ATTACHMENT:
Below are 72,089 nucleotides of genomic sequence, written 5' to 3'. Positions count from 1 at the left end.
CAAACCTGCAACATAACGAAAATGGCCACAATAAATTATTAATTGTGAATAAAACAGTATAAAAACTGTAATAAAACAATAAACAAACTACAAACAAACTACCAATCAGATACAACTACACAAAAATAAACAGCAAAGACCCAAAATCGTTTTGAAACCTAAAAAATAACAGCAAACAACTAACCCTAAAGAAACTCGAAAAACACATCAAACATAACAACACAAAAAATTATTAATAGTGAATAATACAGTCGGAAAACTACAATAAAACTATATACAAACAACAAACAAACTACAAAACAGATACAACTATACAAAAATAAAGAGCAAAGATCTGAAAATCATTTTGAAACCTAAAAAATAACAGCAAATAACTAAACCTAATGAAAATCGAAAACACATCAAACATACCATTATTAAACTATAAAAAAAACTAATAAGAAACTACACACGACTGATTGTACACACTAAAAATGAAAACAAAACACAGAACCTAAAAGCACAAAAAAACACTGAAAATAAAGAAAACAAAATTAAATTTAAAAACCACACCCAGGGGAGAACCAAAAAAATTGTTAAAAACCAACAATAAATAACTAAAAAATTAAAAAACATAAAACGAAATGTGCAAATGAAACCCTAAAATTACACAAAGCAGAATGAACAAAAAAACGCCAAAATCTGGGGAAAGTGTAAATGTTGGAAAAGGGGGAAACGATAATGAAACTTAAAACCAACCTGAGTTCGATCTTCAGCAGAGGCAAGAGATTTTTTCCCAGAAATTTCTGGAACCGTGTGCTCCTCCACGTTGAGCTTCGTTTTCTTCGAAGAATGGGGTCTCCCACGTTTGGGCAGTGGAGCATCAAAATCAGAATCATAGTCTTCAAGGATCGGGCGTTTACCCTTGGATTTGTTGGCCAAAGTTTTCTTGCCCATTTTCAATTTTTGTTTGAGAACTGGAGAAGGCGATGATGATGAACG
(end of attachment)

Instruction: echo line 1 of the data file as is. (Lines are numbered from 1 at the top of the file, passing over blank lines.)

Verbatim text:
Below are 72,089 nucleotides of genomic sequence, written 5' to 3'. Positions count from 1 at the left end.